Falling Free, written by Lois McMaster Bujold and published by Baen Books in 1988, was the fourth book written in the Vorkosigan Saga. It was first published by Analog as a four-part serial from December 1987 to February 1988 and has been collected in the omnibus edition Miles, Mutants and Microbes. The Reader's Chair published an audio version in 1996, read by Michael Hanson and Carol Cowan.
Chronologically, it takes place about 200 years before the events of the main sequence of books. It is not, however, the earliest story; that is "Dreamweaver's Dilemma."
Falling Free won the Nebula Award for Best Novel, was nominated for the Hugo Award for Best Novel, came in ninth place for a Locus Award for best Science Fiction novel, and was nominated for a Prometheus Award, all in 1989. It also won a hall of fame Prometheus Award in 2014.
The Reader's Chair audio production won the Publishers Weekly "Listen Up Awards" in January 1997 and the AudioFile "Earphones Award" in Nov/Dec 1996.
Leo Graf was just your average highly efficient engineer: mind your own business, fix what's wrong and move on to the next job. Everything neat and according to spec, just the way he liked it. But all that changed on his assignment to the Cay Habitat. Could you just stand there and allow the exploitation of hundreds of helpless children merely to enhance the bottom line of a heartless mega-corporation?
Leo Graf adopted 1000 quaddies – now all he had to do was teach them to be free.
When Leo Graf arrived at his new GalacTech job, teaching welding engineering techniques to trainees at the Cay Habitat, a space station orbiting the planet Rodeo, he had no knowledge of what this new job entailed or what new ideas GalacTech had gotten for entering the brand-new world of bioengineering.
- "The name of the game, Leo, is bioengineering. And I intend to win."
- ―Bruce Van Atta's view of the new technology[src]
Teaching quaddies, humans genetically engineered to live in freefall with, among other alterations, four arms instead of two arms and two legs, turned out to be a great pleasure; they were young, energetic, enthusiastic, bright, and conscientious – everything a teacher would want to see in students. However, Leo was troubled by the restrictions under which they lived: the legged people who functioned as the quaddies' parents and supervisors watched their every action, severely limited their access to information, and told them exactly when and with whom they should have sexual relations. Sondra Yei referred to this as "behavior shaping." Leo was even more troubled by watching their self-centered manager, Bruce Van Atta, sabotage the quaddies and the entire project through sheer incompetence.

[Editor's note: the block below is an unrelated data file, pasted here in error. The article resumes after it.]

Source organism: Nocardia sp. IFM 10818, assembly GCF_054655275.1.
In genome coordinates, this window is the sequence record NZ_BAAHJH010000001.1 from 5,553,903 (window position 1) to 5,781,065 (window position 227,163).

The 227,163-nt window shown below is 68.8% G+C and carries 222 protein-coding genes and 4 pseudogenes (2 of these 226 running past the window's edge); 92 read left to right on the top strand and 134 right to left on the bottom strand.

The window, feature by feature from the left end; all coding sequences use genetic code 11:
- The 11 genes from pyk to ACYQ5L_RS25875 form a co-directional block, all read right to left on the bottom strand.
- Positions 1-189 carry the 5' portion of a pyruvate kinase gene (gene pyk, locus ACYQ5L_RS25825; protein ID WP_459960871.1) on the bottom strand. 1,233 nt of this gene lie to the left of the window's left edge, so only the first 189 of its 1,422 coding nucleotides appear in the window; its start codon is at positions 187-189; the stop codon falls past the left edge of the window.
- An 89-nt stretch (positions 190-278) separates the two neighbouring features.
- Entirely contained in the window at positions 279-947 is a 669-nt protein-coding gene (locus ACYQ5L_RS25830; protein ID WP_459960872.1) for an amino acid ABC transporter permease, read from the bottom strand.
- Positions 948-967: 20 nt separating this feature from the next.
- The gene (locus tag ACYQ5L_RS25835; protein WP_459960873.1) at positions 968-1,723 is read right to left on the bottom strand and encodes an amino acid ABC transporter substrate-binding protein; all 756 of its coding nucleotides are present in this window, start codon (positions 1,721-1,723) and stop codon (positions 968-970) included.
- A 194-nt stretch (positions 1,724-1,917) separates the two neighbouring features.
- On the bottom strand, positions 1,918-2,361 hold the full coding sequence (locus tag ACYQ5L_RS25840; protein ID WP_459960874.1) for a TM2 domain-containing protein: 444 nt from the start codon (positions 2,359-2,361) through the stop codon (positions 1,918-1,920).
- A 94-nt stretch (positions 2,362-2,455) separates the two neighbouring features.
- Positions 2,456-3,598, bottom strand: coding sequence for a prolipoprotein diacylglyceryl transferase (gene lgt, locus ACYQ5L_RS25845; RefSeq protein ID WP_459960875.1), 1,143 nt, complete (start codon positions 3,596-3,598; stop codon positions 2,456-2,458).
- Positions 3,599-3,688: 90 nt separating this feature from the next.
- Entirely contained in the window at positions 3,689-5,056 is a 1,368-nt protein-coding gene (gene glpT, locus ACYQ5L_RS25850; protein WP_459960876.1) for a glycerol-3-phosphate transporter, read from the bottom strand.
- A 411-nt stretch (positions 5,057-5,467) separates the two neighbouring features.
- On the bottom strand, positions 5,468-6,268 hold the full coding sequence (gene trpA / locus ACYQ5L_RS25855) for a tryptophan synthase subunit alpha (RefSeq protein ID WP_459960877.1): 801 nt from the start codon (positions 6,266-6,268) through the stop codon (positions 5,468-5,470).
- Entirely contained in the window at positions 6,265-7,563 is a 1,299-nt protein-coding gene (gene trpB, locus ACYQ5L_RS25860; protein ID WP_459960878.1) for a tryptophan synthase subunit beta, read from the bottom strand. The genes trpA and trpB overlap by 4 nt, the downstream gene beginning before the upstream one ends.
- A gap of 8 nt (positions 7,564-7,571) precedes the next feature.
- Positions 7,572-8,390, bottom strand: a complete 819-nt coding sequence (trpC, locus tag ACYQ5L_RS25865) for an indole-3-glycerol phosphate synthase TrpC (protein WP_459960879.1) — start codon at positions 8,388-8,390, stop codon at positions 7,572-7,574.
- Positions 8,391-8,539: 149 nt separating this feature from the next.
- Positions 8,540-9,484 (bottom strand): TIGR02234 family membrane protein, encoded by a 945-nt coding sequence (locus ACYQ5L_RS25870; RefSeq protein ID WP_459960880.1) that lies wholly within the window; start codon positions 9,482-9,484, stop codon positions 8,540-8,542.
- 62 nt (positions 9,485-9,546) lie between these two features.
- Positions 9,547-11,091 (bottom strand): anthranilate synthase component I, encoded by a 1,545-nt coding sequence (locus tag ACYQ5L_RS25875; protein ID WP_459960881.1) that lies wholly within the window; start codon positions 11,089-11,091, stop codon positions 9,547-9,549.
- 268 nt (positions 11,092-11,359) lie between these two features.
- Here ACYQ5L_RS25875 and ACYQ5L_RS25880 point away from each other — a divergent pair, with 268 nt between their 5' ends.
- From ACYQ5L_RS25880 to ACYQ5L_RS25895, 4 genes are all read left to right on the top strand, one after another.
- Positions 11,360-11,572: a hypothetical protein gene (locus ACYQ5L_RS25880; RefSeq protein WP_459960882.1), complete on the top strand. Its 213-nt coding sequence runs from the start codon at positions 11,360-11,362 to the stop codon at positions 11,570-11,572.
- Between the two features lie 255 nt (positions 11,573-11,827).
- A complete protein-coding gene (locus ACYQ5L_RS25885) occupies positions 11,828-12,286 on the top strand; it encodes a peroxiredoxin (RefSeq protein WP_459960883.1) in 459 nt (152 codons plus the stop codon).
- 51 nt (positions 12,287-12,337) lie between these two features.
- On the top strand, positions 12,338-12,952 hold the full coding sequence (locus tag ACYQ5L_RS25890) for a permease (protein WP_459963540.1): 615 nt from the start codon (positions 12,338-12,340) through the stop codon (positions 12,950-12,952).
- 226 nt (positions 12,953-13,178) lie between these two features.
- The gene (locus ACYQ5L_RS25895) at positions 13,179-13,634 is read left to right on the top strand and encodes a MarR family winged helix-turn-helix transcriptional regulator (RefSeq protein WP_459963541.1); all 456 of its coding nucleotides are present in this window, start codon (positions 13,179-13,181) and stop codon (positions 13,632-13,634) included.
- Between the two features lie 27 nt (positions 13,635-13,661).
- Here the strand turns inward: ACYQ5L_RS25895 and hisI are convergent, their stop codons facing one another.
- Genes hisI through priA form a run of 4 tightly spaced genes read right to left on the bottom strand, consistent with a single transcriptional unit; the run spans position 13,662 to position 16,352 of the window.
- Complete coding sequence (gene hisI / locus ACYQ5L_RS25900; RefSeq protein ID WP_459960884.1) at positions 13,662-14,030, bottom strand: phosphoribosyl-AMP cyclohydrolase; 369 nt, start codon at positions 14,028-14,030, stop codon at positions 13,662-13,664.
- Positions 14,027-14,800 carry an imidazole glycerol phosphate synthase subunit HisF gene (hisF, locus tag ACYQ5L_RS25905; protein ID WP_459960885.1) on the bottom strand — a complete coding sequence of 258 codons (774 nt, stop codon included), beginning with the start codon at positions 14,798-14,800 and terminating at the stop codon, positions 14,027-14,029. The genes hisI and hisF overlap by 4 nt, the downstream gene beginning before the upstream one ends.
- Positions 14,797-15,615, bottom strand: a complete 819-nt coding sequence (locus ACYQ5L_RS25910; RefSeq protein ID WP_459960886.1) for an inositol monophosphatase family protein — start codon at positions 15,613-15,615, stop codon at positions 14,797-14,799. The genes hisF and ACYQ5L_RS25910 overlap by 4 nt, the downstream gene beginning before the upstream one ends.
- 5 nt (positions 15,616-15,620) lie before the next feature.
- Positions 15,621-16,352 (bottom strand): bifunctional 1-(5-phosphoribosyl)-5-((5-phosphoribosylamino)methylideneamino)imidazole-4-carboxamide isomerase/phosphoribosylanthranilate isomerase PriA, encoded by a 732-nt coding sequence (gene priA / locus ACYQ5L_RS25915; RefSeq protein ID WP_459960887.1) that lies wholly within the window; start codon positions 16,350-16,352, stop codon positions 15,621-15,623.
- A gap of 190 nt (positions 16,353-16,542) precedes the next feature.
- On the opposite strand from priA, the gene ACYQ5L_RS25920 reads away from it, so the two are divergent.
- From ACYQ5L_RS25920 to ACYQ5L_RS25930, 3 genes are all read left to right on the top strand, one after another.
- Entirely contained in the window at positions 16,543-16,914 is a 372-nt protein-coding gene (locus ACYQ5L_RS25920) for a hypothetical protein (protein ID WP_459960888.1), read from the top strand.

Barely three months after he arrived, matters went too far. Leo's best welding student, Tony, ran away with his partner, Claire, and their baby, Andy, because they did not wish to accept their new "reproductive assignments" with other quaddies. Van Atta set off a bit of a panic in sending planetary security after Tony and Claire, during which Tony was seriously injured and ended up hospitalized on the planet. They picked a very bad time for this; a company vice president had just arrived for an inspection. Vice President Apmad came from a planet that had experienced troubles with mutations; as a result, she was not immediately favorably inclined to the quaddies. The events that she witnessed did not improve her opinion of the project. Worse news came a few days later with the announcement of the invention of artificial gravity, which made the quaddies obsolete. They had been designed for free-fall, and the bulk of their cost-effectiveness came from their ability to spend longer and more continuous periods working in that environment than legged humans.